The Clark County real estate market saw a “sharp” slowdown in June

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Sales in the Clark County real estate market slowed sharply in June, according to the Clark County Market Report by Mike Lamb, a broker with Windermere Northwest Living in Vancouver.

RMLS reported 674 new pending home sales in June, down 23.2% from May and up 32.7% from June 2021. The number of new pending sales reported in June was the lowest for a month since June 2012. in terms of Lamb wrote in his report that the change in June was smaller than the 29.9% decline in new pending sales from December to January of this year, but such changes are not unusual in December and January. However, it was the biggest change in new pending sales recorded in June since 2010. As a result, there were 1,197 pending sales awaiting closing at the end of the month, down 13.3% from May and the smallest monthly backlog of pending sales since June 2011. At the rate of closing sales in June, that was just 1.3 months of closings, according to Lamb’s report.

Closing activity also slowed in June, although not as much as new pending sales, because those closings largely reflect new sales activity in May, according to the report. Lamb noted that you see the new home sales report of 780 down 1.5% from May and down 19.3% from the June 2021 record. However, with the exception of June 2020, new home sales in June were weaker than any June since 2014. As a result, sales since the beginning of the year for the first time this year began to lag behind 2021. There were 4,695 year-to-date sales at the end of June, down 9.3% from June 2021’s record, but up 17.4% from June 2020. It was also up 2.7% from June 2018, which was the best June for sales to date between 2005 and the 2021 record. However, with a backlog of pending sales, year-to-date sales totals will continue to lag 2021’s record pace.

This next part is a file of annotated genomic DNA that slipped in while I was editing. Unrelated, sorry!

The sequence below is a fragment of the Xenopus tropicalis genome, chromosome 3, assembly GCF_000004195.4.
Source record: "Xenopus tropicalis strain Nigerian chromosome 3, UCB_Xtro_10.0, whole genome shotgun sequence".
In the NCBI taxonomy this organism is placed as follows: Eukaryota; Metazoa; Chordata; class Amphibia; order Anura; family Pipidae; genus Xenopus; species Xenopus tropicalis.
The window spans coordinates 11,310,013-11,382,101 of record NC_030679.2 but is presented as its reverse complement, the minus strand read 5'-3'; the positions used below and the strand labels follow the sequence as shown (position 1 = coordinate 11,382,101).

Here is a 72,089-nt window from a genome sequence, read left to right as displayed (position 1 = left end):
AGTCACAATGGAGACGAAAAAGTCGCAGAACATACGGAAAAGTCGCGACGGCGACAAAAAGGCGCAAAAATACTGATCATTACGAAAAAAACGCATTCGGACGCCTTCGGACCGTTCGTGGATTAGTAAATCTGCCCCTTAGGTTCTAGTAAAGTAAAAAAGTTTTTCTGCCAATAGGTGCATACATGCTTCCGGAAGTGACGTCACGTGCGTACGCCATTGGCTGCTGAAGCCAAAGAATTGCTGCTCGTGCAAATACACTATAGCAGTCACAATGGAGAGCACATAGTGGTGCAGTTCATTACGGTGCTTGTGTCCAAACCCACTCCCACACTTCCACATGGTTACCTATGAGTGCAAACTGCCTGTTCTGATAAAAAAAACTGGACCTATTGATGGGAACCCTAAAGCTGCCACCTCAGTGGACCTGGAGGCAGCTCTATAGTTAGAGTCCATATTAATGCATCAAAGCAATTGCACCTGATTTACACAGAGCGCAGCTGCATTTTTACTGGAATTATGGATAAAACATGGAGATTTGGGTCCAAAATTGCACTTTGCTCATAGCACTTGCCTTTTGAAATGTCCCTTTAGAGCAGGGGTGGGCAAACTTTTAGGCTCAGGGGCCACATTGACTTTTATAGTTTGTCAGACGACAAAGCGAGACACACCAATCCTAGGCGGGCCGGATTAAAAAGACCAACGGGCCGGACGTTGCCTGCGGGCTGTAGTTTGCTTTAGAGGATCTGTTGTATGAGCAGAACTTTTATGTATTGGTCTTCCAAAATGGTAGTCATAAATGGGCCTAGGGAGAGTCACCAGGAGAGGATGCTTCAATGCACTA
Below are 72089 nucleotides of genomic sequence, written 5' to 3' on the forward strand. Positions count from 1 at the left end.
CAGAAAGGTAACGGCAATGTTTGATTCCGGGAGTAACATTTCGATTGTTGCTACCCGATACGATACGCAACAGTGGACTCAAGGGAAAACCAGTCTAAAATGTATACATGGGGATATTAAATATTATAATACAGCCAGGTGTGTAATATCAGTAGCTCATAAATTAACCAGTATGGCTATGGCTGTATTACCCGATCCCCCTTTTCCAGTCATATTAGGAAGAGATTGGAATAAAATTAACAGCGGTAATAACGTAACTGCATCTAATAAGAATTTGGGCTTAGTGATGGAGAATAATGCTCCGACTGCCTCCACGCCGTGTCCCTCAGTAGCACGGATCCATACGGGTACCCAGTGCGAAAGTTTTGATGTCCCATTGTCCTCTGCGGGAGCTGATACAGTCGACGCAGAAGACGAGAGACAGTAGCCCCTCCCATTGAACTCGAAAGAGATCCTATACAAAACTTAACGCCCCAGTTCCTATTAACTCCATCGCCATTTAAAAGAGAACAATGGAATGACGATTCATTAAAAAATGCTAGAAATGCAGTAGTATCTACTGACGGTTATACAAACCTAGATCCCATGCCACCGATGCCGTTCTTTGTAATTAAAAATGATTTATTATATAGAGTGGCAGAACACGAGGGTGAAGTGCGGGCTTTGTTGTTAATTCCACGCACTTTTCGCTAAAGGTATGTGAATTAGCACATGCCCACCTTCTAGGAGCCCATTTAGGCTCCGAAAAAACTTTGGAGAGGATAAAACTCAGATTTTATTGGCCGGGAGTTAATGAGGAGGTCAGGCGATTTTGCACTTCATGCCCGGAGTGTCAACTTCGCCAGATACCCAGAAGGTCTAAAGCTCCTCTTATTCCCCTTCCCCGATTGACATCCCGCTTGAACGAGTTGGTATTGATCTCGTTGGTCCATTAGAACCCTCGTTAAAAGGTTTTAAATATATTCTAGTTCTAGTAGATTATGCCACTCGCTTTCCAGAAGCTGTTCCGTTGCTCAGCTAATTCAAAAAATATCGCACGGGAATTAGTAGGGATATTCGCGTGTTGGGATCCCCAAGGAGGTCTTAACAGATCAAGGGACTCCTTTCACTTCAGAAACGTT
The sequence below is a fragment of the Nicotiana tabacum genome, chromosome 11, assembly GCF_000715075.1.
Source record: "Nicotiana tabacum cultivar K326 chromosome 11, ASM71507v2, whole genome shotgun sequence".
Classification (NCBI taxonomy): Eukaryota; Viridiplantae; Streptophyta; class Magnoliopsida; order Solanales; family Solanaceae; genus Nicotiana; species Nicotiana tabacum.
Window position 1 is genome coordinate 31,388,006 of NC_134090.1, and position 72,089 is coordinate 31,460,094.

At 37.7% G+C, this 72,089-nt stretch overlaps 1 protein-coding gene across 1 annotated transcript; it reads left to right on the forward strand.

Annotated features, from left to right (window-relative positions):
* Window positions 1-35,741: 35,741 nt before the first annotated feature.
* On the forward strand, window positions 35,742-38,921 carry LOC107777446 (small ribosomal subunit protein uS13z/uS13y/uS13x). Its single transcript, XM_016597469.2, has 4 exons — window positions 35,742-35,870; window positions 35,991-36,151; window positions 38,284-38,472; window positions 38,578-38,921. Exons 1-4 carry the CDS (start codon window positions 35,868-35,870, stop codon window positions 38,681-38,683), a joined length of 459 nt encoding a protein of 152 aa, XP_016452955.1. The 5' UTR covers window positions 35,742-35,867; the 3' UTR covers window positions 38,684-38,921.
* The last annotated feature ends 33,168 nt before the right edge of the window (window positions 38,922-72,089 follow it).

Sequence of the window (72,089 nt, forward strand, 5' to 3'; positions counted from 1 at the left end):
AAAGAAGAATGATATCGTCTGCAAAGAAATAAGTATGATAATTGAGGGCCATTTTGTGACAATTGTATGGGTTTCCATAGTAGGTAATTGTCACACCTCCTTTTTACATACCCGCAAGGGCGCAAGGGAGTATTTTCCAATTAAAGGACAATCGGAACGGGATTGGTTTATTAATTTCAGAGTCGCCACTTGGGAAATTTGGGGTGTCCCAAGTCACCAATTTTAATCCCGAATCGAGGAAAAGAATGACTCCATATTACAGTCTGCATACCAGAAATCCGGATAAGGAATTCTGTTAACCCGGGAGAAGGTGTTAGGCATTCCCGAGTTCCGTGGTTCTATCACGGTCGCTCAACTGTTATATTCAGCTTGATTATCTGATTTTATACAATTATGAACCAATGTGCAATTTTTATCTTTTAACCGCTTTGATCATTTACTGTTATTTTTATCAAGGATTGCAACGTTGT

In contrast to weaker sales in June, residential activity remained strong, with 1,165 new listings, down just four listings from May and up 3.5%, according to Lamb’s report. compared to June 2021. In fact, listing activity was significantly better than any June since 2010, with the exception of June 2018, and it was down just 5.4% from that month. And due to lower new sales activity, the number of active listings rose to 1,551, up 33.9% from May and up 91.7% from June 2021. However, the number of active listings is still down 7.1% from June 2020 and 53.1% from May 2019. , and decreased by 39.7% compared to June 2018. Despite this, inventory growth meant that for every new pending home sale, there were 1.73 new housing units. And based on the number of closed home sales in June, 1.7 months of permanent inventory was available. It was the first time since July 2020 that inventory has been sitting for more than a month, Lam wrote.

Predictably, average prices began to decline in June, Lam wrote in his report. For example, the MLS-wide median sales price was $595,429, up just 0.5% from June 2021. The median home sale price was $533,800, down 1.6% from May, but still up 12.0% from $476,800 in June 2021 and up 33.8% from 398 $900 in June 2020. It was also up 101.1% from the previous June 2007 high and up 196.6% from the June 2011 low during the recession. And the median home sale price rose just 1.2% from May to $611,400, up 15.4% from $530,000 in June 2021.

Summarizing, Lam wrote, “While June’s sales changes were significant, they were not unprecedented. In fact, June’s new sales activity was better than any June between 2008 and 2012, and it was down just three pending sales since June 2013. Also, as of July 18, new sales in July were up compared to the same time in June. This, along with a healthy level of listing activity, suggests that the uptick in sales we’ve seen since March reflects a market that is realigning. Mortgage interest rates had something to do with it, but tight inventory and buyer fatigue were also factors. It should be noted that as inventories increase and prices begin to adjust, anecdotal evidence indicates that buyer activity has begun to increase. And this despite the historically low level of reserves.”

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